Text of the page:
North Rock

North Rock

Peter’s Rock in North Haven, a peak in the same traprock formation as East Rock and West Rock, is certainly less popular than its more famous siblings. When solitude is your goal, that’s a good thing.

It was an inauspicious day for a hike. It had rained the night before and more rain was in the forecast. The late winter season meant trails might be covered in snow and ice or muck and mire. But my determination to get some fresh air won out, so I pulled on some sturdy boots and a warm raincoat and headed out the door.

Instead of bringing me to the main park entrance, which lies beyond a set of First Fuel gas pumps on Middletown Avenue, Google Maps had me driving down Hermitage Lane—a narrow, forested road dotted with houses at the northern tip of the park—and wondering if I was headed to the wrong place. But the end of the road offered four parking spots and a trail map. I chose the Red/White Trail.

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Brown leaves from last fall peaked through a patchy blanket of snow on either side of the trail. In the center the packed snow was icy, but in places it was melting and mud was the greater hazard. Remnants of a green fern foretold the explosion of spring growth to come.

Trudging along in the mushy snow on the margins, I saw evidence of others who had traversed the route before me. Human footprints were plentiful and so were the prints of their canine companions. Deer had crossed the trail in numerous locations. I searched for rabbit tracks too but didn’t find any. The US Geological Survey calls the peak Rabbit Rock, an apparent reference to the area’s plentiful rabbit population in the 1800s.

A sign by the trail map at the entrance had warned of downed trees, which were indeed plentiful. The Peter’s Rock Park Association maintains the park and had clearly done significant work to remove them from the trail. I only needed to traverse large trunks or branches in two spots. Before long I came to a trail junction and encountered the only other person I was to see that day, a hiker pulled along by a large furry dog. He called out a friendly hello from a distance, then took the trail heading downward while I turned up toward the peak.

At this point the relatively flat, wide trail, now just the Red, began to narrow and steepen. Thankfully, it was mostly clear of snow, and without too much trouble, I navigated the short climb to the 373-foot summit. At about the same elevation as East Rock, it offered clear views of Sleeping Giant to the northwest and the Hanging Hills to the north, making it easy to ignore the faint hum of cars on I-91 and the sight of nearby shopping centers below. To the southwest, I spied downtown New Haven through leafless branches. Parents of small children take note: There’s no fence or rail along the edge at the peak, but there are some trees and bushes to ward off acrophobia. The flat rocks at the top would be perfect for a picnic, but it was chilly and starting to drizzle, so I filed that idea away for another day.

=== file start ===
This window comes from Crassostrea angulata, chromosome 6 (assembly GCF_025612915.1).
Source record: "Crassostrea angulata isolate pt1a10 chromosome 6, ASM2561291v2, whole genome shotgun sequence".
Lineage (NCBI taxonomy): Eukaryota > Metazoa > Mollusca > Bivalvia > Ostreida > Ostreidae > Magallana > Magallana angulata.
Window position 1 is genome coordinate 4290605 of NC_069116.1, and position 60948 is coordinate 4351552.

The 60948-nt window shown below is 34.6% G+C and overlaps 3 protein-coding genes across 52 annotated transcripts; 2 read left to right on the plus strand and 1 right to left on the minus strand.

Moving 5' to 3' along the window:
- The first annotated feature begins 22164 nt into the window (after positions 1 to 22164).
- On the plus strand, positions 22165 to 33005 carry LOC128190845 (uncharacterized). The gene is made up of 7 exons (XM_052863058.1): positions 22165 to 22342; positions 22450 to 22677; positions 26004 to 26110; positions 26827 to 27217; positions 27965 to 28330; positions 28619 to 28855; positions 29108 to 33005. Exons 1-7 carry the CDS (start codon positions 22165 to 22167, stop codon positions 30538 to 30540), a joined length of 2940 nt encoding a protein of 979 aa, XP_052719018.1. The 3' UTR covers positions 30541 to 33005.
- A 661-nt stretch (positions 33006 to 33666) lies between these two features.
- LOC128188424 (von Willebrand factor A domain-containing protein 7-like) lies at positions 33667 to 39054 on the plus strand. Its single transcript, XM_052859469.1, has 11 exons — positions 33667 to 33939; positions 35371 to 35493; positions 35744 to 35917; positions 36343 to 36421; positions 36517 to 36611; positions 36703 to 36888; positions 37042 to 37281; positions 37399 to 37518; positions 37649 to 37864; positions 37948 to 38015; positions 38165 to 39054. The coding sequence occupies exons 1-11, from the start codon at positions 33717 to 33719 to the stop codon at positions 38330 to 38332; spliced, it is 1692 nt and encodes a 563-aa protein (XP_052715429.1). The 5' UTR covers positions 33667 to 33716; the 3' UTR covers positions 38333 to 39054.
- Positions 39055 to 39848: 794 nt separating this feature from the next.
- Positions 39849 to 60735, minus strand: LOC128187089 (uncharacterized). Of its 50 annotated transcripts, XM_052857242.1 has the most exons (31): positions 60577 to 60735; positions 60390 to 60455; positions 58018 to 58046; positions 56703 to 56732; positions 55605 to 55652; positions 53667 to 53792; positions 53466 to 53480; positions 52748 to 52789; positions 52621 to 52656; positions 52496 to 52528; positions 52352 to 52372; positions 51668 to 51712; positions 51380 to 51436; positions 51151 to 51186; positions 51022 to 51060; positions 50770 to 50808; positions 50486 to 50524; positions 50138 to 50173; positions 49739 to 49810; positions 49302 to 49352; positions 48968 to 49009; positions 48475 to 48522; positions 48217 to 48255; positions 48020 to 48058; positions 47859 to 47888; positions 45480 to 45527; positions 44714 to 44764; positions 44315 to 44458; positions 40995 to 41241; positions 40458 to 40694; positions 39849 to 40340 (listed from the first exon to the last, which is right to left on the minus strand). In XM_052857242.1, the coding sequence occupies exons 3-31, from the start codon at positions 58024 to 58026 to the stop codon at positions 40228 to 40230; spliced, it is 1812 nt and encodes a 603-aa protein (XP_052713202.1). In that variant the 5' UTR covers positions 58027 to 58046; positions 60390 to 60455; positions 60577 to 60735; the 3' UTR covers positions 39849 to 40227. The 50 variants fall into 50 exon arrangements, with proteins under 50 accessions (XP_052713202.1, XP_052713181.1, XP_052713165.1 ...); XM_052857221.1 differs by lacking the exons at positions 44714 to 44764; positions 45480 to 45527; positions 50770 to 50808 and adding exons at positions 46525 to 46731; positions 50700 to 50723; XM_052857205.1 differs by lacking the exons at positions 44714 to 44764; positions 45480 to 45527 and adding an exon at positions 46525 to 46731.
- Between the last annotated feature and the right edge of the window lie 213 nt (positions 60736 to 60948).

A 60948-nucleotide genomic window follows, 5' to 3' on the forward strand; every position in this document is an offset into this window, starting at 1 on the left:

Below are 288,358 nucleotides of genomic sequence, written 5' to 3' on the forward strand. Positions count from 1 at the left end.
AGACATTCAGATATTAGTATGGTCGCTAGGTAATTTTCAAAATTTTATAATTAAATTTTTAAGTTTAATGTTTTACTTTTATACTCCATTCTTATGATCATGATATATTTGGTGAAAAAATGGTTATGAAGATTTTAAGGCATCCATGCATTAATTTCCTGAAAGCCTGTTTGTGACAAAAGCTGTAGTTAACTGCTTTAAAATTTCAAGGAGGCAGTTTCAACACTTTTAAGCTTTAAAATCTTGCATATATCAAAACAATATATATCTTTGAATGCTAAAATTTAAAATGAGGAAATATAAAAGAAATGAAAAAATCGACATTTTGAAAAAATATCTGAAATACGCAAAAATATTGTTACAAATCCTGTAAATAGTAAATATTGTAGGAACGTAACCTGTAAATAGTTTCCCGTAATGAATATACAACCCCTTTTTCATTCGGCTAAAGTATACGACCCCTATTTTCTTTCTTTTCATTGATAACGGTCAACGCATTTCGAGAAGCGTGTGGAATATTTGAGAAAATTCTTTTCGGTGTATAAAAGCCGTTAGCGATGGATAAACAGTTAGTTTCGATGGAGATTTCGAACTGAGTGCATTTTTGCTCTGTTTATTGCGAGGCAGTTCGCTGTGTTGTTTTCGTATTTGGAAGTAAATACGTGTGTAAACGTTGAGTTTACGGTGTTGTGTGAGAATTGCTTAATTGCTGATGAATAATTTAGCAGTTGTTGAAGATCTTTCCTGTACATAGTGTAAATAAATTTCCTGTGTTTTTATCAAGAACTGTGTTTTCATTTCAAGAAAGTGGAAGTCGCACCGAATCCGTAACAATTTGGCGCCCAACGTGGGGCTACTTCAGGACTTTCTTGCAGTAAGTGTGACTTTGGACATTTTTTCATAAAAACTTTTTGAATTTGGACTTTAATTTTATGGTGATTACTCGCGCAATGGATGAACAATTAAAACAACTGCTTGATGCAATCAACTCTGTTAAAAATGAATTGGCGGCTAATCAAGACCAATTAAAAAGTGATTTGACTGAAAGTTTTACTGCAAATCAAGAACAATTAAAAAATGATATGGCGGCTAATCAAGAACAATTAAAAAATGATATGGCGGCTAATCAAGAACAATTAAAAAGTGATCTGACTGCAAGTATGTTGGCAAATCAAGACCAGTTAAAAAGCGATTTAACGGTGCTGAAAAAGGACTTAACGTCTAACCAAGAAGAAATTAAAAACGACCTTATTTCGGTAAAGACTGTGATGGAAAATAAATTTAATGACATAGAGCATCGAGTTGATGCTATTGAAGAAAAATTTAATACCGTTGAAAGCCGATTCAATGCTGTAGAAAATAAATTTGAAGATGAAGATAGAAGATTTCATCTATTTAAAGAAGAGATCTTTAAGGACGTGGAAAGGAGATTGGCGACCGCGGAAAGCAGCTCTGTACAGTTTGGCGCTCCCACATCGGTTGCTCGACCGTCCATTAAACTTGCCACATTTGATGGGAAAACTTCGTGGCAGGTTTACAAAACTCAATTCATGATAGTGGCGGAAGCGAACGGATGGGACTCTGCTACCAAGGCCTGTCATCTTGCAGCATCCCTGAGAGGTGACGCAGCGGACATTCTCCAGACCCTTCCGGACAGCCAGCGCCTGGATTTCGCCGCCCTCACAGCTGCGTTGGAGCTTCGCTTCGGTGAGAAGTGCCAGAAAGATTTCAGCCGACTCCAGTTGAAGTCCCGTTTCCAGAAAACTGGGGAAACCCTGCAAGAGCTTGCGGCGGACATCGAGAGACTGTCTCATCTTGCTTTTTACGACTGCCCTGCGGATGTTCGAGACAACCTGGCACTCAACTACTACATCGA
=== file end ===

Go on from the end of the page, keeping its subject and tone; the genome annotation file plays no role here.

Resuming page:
As I looked for the trail leading away from the summit, I was startled by two large black birds with leathery heads and long, hooked bills sitting in a nearby tree. I slowly approached, wishing I had a telephoto lens. When I moved they peered back at me but otherwise ignored my failed attempts to get a good picture and identify them. A knowledgeable acquaintance later set me straight. He quickly determined they were black vultures, reporting that these birds have been increasing their range northward, likely due to the warming climate. They are now nearly as common as turkey vultures in the area and are frequently sighted on East Rock and Sleeping Giant. And Peter’s Rock too, apparently.

The rain grew heavier, pulling me away from my birdwatching and my exploration of the park. The White Trail was the most direct path back to my car. On the drive home, I sought out and this time found the main park entrance, which has more plentiful parking and a picnic pavilion. From this entrance, you start on the Red Trail, which you can follow up to the peak or to the Blue, Yellow, Green or Orange Trails. I saw enough to deem Peter’s Rock Park worthy of more visits, and I’ll plan to start here when I come back to explore the trails I missed—next time on a warm, sunny day.

Peter’s Rock Park
133 Middletown Avenue, North Haven (map)
Association Website | Trail Map

Written and photographed by Stephanie Wratten.

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